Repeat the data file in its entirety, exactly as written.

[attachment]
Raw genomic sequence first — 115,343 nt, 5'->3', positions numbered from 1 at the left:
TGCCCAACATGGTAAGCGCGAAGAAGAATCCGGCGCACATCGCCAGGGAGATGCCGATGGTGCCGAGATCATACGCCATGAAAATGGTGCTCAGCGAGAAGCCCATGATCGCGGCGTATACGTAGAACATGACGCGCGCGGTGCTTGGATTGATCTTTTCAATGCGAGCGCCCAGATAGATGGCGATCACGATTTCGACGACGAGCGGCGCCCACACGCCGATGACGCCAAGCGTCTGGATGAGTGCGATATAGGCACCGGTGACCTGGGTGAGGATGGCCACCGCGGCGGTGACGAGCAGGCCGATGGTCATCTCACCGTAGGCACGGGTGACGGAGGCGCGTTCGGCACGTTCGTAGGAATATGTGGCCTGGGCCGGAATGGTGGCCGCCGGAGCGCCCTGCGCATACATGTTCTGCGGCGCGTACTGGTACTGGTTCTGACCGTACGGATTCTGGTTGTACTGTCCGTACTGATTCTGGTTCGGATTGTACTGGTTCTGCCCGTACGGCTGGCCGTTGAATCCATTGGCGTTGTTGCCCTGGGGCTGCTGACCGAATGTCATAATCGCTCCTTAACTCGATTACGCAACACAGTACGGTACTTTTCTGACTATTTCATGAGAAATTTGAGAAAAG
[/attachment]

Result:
Raw genomic sequence first — 115,343 nt, 5'->3', positions numbered from 1 at the left:
TGCCCAACATGGTAAGCGCGAAGAAGAATCCGGCGCACATCGCCAGGGAGATGCCGATGGTGCCGAGATCATACGCCATGAAAATGGTGCTCAGCGAGAAGCCCATGATCGCGGCGTATACGTAGAACATGACGCGCGCGGTGCTTGGATTGATCTTTTCAATGCGAGCGCCCAGATAGATGGCGATCACGATTTCGACGACGAGCGGCGCCCACACGCCGATGACGCCAAGCGTCTGGATGAGTGCGATATAGGCACCGGTGACCTGGGTGAGGATGGCCACCGCGGCGGTGACGAGCAGGCCGATGGTCATCTCACCGTAGGCACGGGTGACGGAGGCGCGTTCGGCACGTTCGTAGGAATATGTGGCCTGGGCCGGAATGGTGGCCGCCGGAGCGCCCTGCGCATACATGTTCTGCGGCGCGTACTGGTACTGGTTCTGACCGTACGGATTCTGGTTGTACTGTCCGTACTGATTCTGGTTCGGATTGTACTGGTTCTGCCCGTACGGCTGGCCGTTGAATCCATTGGCGTTGTTGCCCTGGGGCTGCTGACCGAATGTCATAATCGCTCCTTAACTCGATTACGCAACACAGTACGGTACTTTTCTGACTATTTCATGAGAAATTTGAGAAAAG